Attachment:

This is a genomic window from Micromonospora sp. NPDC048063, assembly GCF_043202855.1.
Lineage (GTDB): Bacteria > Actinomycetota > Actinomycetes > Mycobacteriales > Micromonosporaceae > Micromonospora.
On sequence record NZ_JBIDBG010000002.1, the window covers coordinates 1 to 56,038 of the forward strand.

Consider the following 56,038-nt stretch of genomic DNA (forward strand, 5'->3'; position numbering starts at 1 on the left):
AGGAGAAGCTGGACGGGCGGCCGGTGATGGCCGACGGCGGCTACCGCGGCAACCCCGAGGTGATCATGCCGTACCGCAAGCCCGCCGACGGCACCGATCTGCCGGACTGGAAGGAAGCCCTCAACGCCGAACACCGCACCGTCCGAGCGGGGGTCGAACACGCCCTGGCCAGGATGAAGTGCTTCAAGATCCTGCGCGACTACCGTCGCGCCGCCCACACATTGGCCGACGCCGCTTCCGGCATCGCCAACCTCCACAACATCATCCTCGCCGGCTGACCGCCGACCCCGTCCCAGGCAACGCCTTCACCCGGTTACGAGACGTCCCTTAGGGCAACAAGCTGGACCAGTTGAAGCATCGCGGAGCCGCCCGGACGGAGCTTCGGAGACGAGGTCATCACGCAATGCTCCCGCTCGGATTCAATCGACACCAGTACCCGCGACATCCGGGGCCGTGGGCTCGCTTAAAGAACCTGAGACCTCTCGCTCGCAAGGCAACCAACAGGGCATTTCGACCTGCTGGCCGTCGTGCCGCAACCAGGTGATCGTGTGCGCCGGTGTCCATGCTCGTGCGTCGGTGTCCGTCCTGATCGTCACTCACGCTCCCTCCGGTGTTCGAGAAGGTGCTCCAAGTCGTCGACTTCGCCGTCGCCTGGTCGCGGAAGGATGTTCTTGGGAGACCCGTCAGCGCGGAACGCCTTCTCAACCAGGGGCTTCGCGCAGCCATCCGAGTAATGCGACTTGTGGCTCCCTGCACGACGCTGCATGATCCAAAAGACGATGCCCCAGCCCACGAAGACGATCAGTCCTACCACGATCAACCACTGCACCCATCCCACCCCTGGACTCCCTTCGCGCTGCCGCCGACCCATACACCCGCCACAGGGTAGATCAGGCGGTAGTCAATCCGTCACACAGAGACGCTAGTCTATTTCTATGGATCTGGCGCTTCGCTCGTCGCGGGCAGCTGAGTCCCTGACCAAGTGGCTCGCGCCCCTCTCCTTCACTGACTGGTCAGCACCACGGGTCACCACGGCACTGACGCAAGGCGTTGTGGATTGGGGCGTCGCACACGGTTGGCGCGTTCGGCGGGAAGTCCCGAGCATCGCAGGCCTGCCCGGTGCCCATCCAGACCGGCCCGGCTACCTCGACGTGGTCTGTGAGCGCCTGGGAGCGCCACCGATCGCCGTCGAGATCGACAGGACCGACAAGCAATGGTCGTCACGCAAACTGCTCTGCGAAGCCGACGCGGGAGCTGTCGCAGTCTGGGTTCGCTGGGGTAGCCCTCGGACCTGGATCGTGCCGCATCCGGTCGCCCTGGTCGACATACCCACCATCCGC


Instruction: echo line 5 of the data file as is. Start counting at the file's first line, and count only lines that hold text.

AGGAGAAGCTGGACGGGCGGCCGGTGATGGCCGACGGCGGCTACCGCGGCAACCCCGAGGTGATCATGCCGTACCGCAAGCCCGCCGACGGCACCGATCTGCCGGACTGGAAGGAAGCCCTCAACGCCGAACACCGCACCGTCCGAGCGGGGGTCGAACACGCCCTGGCCAGGATGAAGTGCTTCAAGATCCTGCGCGACTACCGTCGCGCCGCCCACACATTGGCCGACGCCGCTTCCGGCATCGCCAACCTCCACAACATCATCCTCGCCGGCTGACCGCCGACCCCGTCCCAGGCAACGCCTTCACCCGGTTACGAGACGTCCCTTAGGGCAACAAGCTGGACCAGTTGAAGCATCGCGGAGCCGCCCGGACGGAGCTTCGGAGACGAGGTCATCACGCAATGCTCCCGCTCGGATTCAATCGACACCAGTACCCGCGACATCCGGGGCCGTGGGCTCGCTTAAAGAACCTGAGACCTCTCGCTCGCAAGGCAACCAACAGGGCATTTCGACCTGCTGGCCGTCGTGCCGCAACCAGGTGATCGTGTGCGCCGGTGTCCATGCTCGTGCGTCGGTGTCCGTCCTGATCGTCACTCACGCTCCCTCCGGTGTTCGAGAAGGTGCTCCAAGTCGTCGACTTCGCCGTCGCCTGGTCGCGGAAGGATGTTCTTGGGAGACCCGTCAGCGCGGAACGCCTTCTCAACCAGGGGCTTCGCGCAGCCATCCGAGTAATGCGACTTGTGGCTCCCTGCACGACGCTGCATGATCCAAAAGACGATGCCCCAGCCCACGAAGACGATCAGTCCTACCACGATCAACCACTGCACCCATCCCACCCCTGGACTCCCTTCGCGCTGCCGCCGACCCATACACCCGCCACAGGGTAGATCAGGCGGTAGTCAATCCGTCACACAGAGACGCTAGTCTATTTCTATGGATCTGGCGCTTCGCTCGTCGCGGGCAGCTGAGTCCCTGACCAAGTGGCTCGCGCCCCTCTCCTTCACTGACTGGTCAGCACCACGGGTCACCACGGCACTGACGCAAGGCGTTGTGGATTGGGGCGTCGCACACGGTTGGCGCGTTCGGCGGGAAGTCCCGAGCATCGCAGGCCTGCCCGGTGCCCATCCAGACCGGCCCGGCTACCTCGACGTGGTCTGTGAGCGCCTGGGAGCGCCACCGATCGCCGTCGAGATCGACAGGACCGACAAGCAATGGTCGTCACGCAAACTGCTCTGCGAAGCCGACGCGGGAGCTGTCGCAGTCTGGGTTCGCTGGGGTAGCCCTCGGACCTGGATCGTGCCGCATCCGGTCGCCCTGGTCGACATACCCACCATCCGC